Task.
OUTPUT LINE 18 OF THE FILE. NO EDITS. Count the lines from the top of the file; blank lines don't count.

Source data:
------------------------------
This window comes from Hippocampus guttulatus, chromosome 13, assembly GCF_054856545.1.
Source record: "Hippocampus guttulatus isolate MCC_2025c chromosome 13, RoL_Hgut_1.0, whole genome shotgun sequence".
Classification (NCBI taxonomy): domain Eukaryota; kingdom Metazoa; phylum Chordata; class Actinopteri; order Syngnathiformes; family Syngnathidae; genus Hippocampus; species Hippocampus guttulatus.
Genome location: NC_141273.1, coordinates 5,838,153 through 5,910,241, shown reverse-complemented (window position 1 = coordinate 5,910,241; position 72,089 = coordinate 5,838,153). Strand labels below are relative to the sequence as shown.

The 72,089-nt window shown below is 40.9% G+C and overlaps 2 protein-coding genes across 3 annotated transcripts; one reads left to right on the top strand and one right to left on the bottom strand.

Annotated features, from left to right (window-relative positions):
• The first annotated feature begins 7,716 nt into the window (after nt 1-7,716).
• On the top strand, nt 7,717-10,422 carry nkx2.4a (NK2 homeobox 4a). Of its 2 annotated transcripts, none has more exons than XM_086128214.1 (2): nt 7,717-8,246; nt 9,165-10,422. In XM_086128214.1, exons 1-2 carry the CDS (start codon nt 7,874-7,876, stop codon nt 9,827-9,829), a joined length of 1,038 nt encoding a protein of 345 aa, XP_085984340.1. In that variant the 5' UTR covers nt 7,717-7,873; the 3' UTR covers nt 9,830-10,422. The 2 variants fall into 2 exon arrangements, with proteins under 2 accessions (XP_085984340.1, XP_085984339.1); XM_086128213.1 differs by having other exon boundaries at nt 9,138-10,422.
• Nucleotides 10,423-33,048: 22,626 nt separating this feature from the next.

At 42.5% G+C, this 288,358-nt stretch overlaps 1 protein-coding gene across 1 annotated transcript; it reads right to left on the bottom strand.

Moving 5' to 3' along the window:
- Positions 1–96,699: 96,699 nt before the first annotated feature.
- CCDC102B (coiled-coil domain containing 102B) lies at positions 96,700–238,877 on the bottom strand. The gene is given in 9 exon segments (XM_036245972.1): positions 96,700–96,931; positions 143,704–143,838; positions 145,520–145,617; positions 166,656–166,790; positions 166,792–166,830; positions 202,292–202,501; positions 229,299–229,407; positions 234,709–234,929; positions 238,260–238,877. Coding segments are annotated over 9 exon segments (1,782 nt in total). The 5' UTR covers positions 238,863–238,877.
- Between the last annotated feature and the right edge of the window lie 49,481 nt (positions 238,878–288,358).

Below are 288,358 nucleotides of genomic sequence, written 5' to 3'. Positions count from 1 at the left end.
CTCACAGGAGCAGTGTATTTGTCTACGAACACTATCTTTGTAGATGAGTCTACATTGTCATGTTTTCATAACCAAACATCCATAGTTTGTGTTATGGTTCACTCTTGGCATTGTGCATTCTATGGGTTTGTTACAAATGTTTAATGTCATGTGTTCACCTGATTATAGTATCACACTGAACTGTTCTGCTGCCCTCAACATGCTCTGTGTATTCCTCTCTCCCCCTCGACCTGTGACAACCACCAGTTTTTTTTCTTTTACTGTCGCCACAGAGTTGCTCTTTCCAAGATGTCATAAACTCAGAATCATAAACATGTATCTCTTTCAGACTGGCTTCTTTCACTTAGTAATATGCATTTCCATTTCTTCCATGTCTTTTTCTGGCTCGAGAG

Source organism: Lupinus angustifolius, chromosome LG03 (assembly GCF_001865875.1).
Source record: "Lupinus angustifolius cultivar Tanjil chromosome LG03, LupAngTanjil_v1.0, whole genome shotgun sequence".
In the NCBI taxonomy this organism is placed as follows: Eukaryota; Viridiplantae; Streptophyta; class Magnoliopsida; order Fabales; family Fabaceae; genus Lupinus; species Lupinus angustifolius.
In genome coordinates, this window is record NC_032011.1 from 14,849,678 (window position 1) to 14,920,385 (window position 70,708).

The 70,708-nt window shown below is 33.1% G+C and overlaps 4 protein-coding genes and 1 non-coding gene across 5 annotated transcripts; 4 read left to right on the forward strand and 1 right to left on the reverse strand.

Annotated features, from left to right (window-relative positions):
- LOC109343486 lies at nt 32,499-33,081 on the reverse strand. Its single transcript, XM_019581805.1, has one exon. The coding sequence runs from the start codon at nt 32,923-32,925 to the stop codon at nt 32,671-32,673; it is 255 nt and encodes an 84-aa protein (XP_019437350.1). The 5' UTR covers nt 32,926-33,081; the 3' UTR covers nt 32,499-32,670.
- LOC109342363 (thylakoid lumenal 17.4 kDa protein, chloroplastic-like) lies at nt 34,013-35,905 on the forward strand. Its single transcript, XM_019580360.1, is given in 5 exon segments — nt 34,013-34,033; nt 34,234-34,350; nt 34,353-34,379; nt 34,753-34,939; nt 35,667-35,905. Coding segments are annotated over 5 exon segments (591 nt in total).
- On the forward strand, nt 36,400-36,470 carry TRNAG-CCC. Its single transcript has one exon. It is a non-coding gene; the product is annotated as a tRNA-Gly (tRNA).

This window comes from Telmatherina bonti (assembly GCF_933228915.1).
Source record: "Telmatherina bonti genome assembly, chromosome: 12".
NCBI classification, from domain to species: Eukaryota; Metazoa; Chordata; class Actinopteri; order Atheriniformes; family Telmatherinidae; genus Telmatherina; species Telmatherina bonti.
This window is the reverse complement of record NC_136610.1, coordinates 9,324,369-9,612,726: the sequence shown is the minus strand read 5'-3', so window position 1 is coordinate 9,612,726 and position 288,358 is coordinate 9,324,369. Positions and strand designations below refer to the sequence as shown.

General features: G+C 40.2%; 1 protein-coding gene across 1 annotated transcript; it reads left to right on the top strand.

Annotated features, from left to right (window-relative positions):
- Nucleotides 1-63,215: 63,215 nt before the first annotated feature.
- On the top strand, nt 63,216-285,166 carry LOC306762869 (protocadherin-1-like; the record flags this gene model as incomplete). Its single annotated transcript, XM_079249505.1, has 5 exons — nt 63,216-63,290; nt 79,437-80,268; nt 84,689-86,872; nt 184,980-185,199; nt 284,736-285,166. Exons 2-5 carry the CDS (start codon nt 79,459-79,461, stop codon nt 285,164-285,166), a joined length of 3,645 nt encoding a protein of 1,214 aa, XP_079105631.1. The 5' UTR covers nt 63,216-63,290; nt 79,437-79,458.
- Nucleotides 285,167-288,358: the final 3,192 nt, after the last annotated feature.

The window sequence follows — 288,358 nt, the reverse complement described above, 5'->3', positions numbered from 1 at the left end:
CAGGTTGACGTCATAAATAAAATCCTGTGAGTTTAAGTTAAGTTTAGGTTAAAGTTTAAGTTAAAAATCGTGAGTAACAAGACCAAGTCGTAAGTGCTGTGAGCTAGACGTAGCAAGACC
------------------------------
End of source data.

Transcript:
Source record: "Lupinus angustifolius cultivar Tanjil chromosome LG03, LupAngTanjil_v1.0, whole genome shotgun sequence".